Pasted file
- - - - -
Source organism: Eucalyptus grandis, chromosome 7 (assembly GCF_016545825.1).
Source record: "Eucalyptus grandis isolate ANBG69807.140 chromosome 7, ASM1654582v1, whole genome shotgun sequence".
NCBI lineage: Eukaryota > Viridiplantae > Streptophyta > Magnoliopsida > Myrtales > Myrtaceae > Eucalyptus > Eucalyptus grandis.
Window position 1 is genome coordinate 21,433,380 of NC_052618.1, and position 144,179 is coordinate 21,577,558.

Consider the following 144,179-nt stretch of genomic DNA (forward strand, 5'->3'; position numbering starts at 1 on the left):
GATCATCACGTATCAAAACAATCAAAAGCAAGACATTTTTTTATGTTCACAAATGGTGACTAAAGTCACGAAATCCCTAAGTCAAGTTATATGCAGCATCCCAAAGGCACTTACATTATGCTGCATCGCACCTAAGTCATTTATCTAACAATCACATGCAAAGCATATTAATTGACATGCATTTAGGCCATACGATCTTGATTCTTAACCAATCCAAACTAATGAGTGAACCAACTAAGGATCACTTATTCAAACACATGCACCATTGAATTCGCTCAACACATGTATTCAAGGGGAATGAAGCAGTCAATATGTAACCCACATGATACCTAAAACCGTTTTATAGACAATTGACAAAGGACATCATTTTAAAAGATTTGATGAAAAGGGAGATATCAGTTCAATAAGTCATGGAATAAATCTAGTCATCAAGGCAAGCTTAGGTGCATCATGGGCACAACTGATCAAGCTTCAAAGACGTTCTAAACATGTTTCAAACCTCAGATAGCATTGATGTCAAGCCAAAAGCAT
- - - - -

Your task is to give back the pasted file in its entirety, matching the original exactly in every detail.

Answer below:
Source organism: Eucalyptus grandis, chromosome 7 (assembly GCF_016545825.1).
Source record: "Eucalyptus grandis isolate ANBG69807.140 chromosome 7, ASM1654582v1, whole genome shotgun sequence".
NCBI lineage: Eukaryota > Viridiplantae > Streptophyta > Magnoliopsida > Myrtales > Myrtaceae > Eucalyptus > Eucalyptus grandis.
Window position 1 is genome coordinate 21,433,380 of NC_052618.1, and position 144,179 is coordinate 21,577,558.

Consider the following 144,179-nt stretch of genomic DNA (forward strand, 5'->3'; position numbering starts at 1 on the left):
GATCATCACGTATCAAAACAATCAAAAGCAAGACATTTTTTTATGTTCACAAATGGTGACTAAAGTCACGAAATCCCTAAGTCAAGTTATATGCAGCATCCCAAAGGCACTTACATTATGCTGCATCGCACCTAAGTCATTTATCTAACAATCACATGCAAAGCATATTAATTGACATGCATTTAGGCCATACGATCTTGATTCTTAACCAATCCAAACTAATGAGTGAACCAACTAAGGATCACTTATTCAAACACATGCACCATTGAATTCGCTCAACACATGTATTCAAGGGGAATGAAGCAGTCAATATGTAACCCACATGATACCTAAAACCGTTTTATAGACAATTGACAAAGGACATCATTTTAAAAGATTTGATGAAAAGGGAGATATCAGTTCAATAAGTCATGGAATAAATCTAGTCATCAAGGCAAGCTTAGGTGCATCATGGGCACAACTGATCAAGCTTCAAAGACGTTCTAAACATGTTTCAAACCTCAGATAGCATTGATGTCAAGCCAAAAGCAT